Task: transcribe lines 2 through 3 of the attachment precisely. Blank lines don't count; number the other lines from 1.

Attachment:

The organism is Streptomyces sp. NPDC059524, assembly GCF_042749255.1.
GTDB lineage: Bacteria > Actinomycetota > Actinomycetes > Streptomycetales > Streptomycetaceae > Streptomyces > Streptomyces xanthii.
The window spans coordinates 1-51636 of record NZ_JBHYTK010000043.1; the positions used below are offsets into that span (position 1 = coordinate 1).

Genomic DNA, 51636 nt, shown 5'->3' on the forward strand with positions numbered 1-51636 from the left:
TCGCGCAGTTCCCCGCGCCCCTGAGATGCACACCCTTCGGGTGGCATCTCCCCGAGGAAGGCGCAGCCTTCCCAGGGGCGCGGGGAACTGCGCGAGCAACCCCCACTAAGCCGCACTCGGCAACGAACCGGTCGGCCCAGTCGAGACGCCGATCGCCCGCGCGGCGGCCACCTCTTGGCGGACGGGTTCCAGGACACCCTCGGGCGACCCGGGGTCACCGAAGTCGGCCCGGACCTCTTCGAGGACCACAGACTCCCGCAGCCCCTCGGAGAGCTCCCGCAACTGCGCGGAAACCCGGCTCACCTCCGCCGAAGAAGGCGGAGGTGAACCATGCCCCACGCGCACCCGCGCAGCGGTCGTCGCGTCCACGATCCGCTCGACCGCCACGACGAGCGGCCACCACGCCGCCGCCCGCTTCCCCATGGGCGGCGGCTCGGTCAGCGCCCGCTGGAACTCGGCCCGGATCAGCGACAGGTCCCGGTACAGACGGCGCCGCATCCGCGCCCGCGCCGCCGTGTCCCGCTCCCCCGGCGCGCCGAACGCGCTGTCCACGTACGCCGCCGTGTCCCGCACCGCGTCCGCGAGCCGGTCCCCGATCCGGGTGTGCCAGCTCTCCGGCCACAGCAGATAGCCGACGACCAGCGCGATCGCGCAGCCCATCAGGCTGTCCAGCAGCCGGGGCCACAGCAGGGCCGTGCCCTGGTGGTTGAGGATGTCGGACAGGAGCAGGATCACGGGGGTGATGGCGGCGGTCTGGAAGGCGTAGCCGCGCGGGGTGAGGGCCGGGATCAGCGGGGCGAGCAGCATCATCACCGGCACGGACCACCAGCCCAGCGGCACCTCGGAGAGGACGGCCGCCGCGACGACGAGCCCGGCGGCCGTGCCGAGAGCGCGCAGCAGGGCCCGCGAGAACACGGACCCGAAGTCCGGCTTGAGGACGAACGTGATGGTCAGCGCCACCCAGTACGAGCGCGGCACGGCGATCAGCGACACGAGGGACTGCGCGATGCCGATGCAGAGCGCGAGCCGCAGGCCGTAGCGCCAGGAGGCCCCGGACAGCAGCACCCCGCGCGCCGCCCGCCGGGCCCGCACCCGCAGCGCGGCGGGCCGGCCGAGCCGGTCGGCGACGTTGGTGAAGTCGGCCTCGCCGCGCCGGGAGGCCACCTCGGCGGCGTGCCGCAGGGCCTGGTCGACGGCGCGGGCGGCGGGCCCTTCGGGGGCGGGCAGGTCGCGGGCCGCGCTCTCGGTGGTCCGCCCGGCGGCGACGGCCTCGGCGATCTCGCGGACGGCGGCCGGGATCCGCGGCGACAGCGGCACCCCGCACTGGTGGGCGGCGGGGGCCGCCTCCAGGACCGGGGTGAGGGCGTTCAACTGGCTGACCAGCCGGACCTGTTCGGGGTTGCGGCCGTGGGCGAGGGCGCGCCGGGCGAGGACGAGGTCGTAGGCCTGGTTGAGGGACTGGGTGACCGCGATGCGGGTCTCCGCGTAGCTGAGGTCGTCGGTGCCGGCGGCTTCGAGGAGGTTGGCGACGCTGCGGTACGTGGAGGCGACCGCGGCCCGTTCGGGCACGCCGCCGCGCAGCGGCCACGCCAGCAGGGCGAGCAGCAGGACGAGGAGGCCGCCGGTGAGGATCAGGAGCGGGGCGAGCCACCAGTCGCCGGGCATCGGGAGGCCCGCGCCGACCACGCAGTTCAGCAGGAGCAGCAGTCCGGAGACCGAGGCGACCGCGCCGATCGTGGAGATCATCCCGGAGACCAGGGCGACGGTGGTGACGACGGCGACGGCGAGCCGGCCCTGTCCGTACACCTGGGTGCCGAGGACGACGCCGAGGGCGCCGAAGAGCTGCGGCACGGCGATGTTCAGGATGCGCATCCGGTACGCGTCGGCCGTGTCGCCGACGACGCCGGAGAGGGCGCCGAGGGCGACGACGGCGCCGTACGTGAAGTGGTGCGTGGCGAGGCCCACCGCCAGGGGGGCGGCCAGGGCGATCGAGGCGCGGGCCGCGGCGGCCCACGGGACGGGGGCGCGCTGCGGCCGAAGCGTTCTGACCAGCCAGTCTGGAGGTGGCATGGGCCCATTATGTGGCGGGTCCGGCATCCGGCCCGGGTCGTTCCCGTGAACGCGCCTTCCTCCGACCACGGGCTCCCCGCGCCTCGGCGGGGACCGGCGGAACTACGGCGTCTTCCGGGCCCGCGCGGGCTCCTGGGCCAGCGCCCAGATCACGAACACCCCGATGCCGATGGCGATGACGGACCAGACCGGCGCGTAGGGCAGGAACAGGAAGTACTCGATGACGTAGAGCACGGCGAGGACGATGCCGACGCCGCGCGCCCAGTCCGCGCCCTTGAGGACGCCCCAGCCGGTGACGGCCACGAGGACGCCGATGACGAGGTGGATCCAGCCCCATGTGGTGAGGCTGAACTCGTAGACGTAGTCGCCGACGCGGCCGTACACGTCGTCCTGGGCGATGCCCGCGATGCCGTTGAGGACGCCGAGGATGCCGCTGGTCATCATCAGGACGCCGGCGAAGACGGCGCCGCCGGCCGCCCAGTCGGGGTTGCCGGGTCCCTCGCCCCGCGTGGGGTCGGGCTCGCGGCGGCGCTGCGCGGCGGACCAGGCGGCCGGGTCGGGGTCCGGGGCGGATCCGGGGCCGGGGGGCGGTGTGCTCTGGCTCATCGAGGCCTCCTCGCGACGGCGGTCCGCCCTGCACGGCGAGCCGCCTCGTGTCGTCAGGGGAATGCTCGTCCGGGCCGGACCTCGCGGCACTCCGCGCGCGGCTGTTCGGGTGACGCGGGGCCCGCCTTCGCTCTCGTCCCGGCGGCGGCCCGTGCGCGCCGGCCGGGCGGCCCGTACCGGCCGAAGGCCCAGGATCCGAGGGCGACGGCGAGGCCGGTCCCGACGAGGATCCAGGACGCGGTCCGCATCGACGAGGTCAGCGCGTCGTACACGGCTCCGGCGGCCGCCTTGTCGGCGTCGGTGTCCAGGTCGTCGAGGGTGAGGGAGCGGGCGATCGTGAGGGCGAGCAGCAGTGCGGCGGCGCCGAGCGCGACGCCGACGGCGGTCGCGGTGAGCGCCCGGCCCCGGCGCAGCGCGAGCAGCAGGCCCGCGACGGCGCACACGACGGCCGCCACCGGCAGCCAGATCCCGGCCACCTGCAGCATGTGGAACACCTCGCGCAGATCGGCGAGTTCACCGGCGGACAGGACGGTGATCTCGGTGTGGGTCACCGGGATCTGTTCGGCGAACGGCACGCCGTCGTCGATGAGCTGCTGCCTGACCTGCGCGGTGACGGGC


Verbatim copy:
GTDB lineage: Bacteria > Actinomycetota > Actinomycetes > Streptomycetales > Streptomycetaceae > Streptomyces > Streptomyces xanthii.
The window spans coordinates 1-51636 of record NZ_JBHYTK010000043.1; the positions used below are offsets into that span (position 1 = coordinate 1).